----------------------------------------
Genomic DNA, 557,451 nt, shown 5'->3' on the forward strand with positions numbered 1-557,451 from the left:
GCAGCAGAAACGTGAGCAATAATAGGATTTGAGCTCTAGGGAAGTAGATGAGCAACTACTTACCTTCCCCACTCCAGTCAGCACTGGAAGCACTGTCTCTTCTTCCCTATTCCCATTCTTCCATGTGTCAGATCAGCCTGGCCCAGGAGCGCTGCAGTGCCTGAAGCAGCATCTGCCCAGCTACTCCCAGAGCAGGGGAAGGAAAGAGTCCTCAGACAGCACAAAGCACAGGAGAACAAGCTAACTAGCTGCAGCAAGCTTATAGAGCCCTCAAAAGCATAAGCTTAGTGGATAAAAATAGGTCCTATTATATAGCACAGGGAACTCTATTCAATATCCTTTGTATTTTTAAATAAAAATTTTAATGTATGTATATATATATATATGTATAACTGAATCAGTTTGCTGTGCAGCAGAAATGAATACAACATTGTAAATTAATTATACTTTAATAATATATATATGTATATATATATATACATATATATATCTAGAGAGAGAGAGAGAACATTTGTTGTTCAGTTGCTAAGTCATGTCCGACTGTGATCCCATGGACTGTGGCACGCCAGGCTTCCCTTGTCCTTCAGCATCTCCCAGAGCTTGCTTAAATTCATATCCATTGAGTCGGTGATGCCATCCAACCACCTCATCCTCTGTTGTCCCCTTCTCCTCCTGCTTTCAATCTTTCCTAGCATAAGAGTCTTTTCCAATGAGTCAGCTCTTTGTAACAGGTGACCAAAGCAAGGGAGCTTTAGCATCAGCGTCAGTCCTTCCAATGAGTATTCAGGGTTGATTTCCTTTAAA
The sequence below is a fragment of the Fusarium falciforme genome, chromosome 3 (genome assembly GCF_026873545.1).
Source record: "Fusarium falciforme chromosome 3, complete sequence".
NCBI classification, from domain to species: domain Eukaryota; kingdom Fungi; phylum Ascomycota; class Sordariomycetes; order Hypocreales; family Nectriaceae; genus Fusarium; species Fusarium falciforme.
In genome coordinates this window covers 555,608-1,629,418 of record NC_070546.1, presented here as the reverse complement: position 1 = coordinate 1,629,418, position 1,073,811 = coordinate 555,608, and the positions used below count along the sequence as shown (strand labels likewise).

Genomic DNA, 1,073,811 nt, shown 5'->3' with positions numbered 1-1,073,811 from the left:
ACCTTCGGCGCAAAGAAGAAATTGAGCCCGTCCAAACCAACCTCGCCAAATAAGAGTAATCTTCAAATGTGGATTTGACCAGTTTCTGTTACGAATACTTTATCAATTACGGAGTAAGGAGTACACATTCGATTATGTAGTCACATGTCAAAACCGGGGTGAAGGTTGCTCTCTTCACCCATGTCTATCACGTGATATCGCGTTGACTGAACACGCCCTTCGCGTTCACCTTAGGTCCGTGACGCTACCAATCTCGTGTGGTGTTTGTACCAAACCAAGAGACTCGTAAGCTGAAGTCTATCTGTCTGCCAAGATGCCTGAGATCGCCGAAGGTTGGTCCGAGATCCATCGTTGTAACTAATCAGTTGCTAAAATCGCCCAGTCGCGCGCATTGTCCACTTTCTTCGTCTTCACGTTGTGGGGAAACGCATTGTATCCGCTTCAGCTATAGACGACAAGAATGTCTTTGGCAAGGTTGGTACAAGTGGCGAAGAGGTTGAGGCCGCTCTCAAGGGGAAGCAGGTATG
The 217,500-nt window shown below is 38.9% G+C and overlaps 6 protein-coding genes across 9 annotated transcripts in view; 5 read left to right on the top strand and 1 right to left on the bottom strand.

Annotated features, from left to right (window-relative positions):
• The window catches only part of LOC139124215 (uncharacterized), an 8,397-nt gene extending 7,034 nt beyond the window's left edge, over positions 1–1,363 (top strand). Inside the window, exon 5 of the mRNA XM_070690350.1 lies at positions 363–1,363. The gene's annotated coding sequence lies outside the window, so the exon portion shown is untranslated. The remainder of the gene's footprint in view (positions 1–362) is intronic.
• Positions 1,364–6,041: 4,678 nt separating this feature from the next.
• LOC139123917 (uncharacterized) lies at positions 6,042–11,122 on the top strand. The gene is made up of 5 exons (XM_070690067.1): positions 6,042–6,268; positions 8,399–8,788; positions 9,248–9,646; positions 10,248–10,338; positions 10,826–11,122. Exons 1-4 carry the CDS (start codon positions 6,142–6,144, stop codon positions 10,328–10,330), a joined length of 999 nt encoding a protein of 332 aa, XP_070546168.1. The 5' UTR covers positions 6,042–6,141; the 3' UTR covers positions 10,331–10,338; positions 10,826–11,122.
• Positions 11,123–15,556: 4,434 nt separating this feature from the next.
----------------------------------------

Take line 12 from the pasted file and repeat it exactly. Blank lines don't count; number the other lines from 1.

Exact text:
• Positions 1,364–6,041: 4,678 nt separating this feature from the next.